Disease Containment Activities – These include testing, case investigation and contact tracing. These three services are closely linked and are central parts of national strategies focused on identifying where active disease is present and working to prevent further transmission. The District is currently operating test sites at Everett Memorial Stadium, Everett Community College, Evergreen State Fair Park, Lynnwood Food Bank, and periodically in Sultan, with tentative plans to expand further into southern and northern Snohomish County. Combined, these sites are currently collecting up to 1,000 tests per day. This represents a significant portion of the total number of tests being performed in Snohomish County. Case investigation and contact tracing teams (approximately 60 temp staff at any given time) are working seven days a week to speak with people who have tested positive, as well as their contacts. Education for self-isolation and quarantine is provided. In some cases, care coordination (medications, groceries, etc.) also are provided to keep patients at home during their infectious period.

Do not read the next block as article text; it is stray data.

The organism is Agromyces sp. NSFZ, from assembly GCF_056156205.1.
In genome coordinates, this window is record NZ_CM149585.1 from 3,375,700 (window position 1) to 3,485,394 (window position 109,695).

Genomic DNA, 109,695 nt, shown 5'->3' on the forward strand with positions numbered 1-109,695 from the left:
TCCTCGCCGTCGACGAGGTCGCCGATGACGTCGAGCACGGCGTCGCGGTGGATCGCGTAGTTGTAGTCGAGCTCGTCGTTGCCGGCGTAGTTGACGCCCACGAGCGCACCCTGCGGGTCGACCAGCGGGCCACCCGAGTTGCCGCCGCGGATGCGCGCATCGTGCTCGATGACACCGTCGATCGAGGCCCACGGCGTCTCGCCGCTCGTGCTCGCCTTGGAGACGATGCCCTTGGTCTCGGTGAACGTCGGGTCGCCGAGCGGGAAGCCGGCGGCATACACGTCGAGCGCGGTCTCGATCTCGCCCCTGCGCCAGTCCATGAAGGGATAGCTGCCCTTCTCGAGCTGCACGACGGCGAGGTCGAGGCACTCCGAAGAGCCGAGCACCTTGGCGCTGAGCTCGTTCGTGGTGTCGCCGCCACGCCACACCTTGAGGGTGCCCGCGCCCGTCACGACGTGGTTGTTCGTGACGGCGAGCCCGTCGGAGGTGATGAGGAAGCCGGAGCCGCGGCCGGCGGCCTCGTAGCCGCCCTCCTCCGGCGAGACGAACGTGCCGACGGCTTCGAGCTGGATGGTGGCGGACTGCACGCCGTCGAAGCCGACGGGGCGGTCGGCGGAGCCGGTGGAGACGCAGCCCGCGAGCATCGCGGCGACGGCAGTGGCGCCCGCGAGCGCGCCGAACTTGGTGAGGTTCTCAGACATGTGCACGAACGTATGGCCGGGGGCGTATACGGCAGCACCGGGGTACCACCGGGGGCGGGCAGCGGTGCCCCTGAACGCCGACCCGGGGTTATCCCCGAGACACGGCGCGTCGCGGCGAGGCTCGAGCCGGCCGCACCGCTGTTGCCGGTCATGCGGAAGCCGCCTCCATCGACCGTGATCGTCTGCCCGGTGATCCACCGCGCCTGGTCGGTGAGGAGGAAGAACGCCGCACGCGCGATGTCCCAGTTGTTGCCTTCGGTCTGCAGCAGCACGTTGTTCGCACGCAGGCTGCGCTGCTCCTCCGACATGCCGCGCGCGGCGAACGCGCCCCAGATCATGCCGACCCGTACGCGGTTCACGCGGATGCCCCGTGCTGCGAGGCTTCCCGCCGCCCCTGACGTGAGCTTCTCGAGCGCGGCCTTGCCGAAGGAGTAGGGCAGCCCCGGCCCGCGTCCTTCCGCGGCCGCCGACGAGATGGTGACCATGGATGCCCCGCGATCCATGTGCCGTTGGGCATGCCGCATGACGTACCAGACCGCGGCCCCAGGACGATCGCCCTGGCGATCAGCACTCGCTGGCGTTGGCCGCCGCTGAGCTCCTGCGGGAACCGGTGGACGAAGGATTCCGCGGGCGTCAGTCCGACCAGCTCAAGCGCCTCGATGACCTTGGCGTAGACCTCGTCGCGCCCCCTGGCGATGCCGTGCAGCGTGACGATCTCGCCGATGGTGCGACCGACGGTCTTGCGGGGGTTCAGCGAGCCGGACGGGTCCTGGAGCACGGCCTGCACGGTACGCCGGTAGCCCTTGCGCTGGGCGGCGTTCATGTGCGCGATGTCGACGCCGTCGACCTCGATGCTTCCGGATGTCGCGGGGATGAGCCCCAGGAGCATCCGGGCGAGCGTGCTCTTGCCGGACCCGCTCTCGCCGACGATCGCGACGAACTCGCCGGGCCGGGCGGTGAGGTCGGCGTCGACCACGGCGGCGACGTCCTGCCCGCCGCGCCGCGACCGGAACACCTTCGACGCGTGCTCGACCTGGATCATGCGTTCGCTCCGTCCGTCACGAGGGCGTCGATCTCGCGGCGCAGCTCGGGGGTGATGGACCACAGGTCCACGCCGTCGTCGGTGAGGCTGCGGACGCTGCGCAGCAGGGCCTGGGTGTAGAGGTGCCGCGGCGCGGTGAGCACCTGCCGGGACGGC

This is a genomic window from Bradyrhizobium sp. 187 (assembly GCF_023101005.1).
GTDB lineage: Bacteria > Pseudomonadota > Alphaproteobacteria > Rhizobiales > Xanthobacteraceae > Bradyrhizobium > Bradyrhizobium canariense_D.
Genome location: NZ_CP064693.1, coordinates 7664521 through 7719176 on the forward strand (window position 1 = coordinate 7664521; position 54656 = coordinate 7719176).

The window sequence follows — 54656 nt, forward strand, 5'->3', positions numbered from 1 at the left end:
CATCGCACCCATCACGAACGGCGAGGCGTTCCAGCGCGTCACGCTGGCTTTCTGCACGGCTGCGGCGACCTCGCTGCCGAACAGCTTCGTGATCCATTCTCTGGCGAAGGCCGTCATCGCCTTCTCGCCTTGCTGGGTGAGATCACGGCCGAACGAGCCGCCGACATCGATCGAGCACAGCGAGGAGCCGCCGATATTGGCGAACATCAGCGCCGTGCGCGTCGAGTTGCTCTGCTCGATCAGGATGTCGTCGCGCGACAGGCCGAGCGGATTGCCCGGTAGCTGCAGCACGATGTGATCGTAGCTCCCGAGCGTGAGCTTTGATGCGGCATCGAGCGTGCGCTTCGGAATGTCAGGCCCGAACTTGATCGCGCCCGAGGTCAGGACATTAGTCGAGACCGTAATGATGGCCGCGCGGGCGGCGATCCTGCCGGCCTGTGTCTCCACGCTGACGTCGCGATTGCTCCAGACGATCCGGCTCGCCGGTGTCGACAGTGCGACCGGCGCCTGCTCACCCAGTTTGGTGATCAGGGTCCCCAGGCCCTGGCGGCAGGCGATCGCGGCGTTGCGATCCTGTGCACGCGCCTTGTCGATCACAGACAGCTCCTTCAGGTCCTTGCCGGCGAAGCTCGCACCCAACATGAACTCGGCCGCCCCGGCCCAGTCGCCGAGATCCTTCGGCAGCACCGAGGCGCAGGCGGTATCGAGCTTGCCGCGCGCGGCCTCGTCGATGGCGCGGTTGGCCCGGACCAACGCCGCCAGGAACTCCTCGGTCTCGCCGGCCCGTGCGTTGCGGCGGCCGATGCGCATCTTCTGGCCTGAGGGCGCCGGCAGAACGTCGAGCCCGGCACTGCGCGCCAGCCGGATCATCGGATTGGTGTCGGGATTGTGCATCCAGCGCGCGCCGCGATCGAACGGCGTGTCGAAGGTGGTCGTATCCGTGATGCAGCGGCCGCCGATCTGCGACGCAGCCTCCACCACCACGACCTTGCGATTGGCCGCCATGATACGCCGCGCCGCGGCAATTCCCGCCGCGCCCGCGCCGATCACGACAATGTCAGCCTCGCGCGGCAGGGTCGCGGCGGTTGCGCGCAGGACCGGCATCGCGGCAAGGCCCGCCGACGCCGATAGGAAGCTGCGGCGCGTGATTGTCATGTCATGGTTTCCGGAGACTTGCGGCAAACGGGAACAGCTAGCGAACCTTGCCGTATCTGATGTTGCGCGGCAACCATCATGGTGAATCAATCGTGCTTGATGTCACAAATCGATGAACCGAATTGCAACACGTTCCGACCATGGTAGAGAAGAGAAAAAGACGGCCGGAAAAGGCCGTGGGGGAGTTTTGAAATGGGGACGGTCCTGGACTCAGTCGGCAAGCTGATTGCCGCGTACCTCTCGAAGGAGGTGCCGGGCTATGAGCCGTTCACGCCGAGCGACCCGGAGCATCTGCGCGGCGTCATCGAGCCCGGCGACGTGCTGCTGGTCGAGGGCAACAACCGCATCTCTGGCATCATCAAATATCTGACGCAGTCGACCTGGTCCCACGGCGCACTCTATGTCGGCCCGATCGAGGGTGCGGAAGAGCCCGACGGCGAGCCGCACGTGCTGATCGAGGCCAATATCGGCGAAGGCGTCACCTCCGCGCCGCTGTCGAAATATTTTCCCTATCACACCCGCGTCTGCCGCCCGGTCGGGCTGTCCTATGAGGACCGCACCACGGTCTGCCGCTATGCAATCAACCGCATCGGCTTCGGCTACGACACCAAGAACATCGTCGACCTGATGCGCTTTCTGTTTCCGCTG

Disease Prevention Activities – This is primarily focused on two areas: one specific to the District and the other a collaborative effort with DEM. Outreach investigation and control teams are tied to disease containment, but a significant portion of this work centers around infection prevention and control education as well as consultation with employers, long term care facilities, and other community partners. The goal of these teams has been to provide proactive technical assistance and rapid intervention to limit spread in known outbreaks. The second, collaborative activity is vaccine planning. By nature, this is a foundational public health activity. However, the focus of collaborative efforts has been on planning scenarios outside of normal vaccine distribution. It is important to acknowledge that this activity is not funded through CARES Act dollars.